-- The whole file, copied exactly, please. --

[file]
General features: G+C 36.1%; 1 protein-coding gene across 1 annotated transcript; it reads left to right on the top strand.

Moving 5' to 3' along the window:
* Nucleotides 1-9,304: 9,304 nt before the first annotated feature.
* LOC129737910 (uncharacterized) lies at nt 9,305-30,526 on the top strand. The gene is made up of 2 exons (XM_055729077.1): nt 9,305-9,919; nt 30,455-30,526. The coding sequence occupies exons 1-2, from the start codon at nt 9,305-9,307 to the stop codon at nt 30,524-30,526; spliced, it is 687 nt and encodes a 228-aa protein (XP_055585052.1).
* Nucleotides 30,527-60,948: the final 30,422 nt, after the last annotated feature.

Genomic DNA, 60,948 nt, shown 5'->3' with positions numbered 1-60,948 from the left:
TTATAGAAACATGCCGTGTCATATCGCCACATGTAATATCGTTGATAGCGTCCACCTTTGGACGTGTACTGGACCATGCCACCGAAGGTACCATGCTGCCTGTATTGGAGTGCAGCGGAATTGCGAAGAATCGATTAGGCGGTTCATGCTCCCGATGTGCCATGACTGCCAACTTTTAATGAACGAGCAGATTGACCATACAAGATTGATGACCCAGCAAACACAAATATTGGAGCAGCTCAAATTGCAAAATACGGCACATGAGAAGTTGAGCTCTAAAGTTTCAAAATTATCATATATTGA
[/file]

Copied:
General features: G+C 36.1%; 1 protein-coding gene across 1 annotated transcript; it reads left to right on the top strand.

Moving 5' to 3' along the window:
* Nucleotides 1-9,304: 9,304 nt before the first annotated feature.
* LOC129737910 (uncharacterized) lies at nt 9,305-30,526 on the top strand. The gene is made up of 2 exons (XM_055729077.1): nt 9,305-9,919; nt 30,455-30,526. The coding sequence occupies exons 1-2, from the start codon at nt 9,305-9,307 to the stop codon at nt 30,524-30,526; spliced, it is 687 nt and encodes a 228-aa protein (XP_055585052.1).
* Nucleotides 30,527-60,948: the final 30,422 nt, after the last annotated feature.

Genomic DNA, 60,948 nt, shown 5'->3' with positions numbered 1-60,948 from the left:
TTATAGAAACATGCCGTGTCATATCGCCACATGTAATATCGTTGATAGCGTCCACCTTTGGACGTGTACTGGACCATGCCACCGAAGGTACCATGCTGCCTGTATTGGAGTGCAGCGGAATTGCGAAGAATCGATTAGGCGGTTCATGCTCCCGATGTGCCATGACTGCCAACTTTTAATGAACGAGCAGATTGACCATACAAGATTGATGACCCAGCAAACACAAATATTGGAGCAGCTCAAATTGCAAAATACGGCACATGAGAAGTTGAGCTCTAAAGTTTCAAAATTATCATATATTGA